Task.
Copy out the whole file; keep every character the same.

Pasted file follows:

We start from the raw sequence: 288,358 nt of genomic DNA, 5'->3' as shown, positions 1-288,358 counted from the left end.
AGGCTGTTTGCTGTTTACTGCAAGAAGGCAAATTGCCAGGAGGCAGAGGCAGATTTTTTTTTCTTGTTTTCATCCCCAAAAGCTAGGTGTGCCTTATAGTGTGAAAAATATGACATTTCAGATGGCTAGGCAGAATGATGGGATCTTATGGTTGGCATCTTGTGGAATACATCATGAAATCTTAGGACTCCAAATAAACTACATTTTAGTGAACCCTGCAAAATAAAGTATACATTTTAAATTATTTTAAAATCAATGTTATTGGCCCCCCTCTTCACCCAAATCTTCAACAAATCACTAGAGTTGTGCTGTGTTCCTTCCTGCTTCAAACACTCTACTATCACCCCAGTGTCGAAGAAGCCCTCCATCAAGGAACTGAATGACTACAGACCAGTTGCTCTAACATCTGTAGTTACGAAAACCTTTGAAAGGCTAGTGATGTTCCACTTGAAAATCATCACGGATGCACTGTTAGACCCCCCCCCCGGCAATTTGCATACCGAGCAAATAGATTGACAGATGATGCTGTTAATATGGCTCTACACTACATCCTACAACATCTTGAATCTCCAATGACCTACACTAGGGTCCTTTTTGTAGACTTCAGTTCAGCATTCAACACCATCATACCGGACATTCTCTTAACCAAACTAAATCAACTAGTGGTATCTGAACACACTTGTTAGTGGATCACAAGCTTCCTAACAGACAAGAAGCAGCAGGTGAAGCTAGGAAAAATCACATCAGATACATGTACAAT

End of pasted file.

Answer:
We start from the raw sequence: 288,358 nt of genomic DNA, 5'->3' as shown, positions 1-288,358 counted from the left end.
AGGCTGTTTGCTGTTTACTGCAAGAAGGCAAATTGCCAGGAGGCAGAGGCAGATTTTTTTTTCTTGTTTTCATCCCCAAAAGCTAGGTGTGCCTTATAGTGTGAAAAATATGACATTTCAGATGGCTAGGCAGAATGATGGGATCTTATGGTTGGCATCTTGTGGAATACATCATGAAATCTTAGGACTCCAAATAAACTACATTTTAGTGAACCCTGCAAAATAAAGTATACATTTTAAATTATTTTAAAATCAATGTTATTGGCCCCCCTCTTCACCCAAATCTTCAACAAATCACTAGAGTTGTGCTGTGTTCCTTCCTGCTTCAAACACTCTACTATCACCCCAGTGTCGAAGAAGCCCTCCATCAAGGAACTGAATGACTACAGACCAGTTGCTCTAACATCTGTAGTTACGAAAACCTTTGAAAGGCTAGTGATGTTCCACTTGAAAATCATCACGGATGCACTGTTAGACCCCCCCCCCGGCAATTTGCATACCGAGCAAATAGATTGACAGATGATGCTGTTAATATGGCTCTACACTACATCCTACAACATCTTGAATCTCCAATGACCTACACTAGGGTCCTTTTTGTAGACTTCAGTTCAGCATTCAACACCATCATACCGGACATTCTCTTAACCAAACTAAATCAACTAGTGGTATCTGAACACACTTGTTAGTGGATCACAAGCTTCCTAACAGACAAGAAGCAGCAGGTGAAGCTAGGAAAAATCACATCAGATACATGTACAAT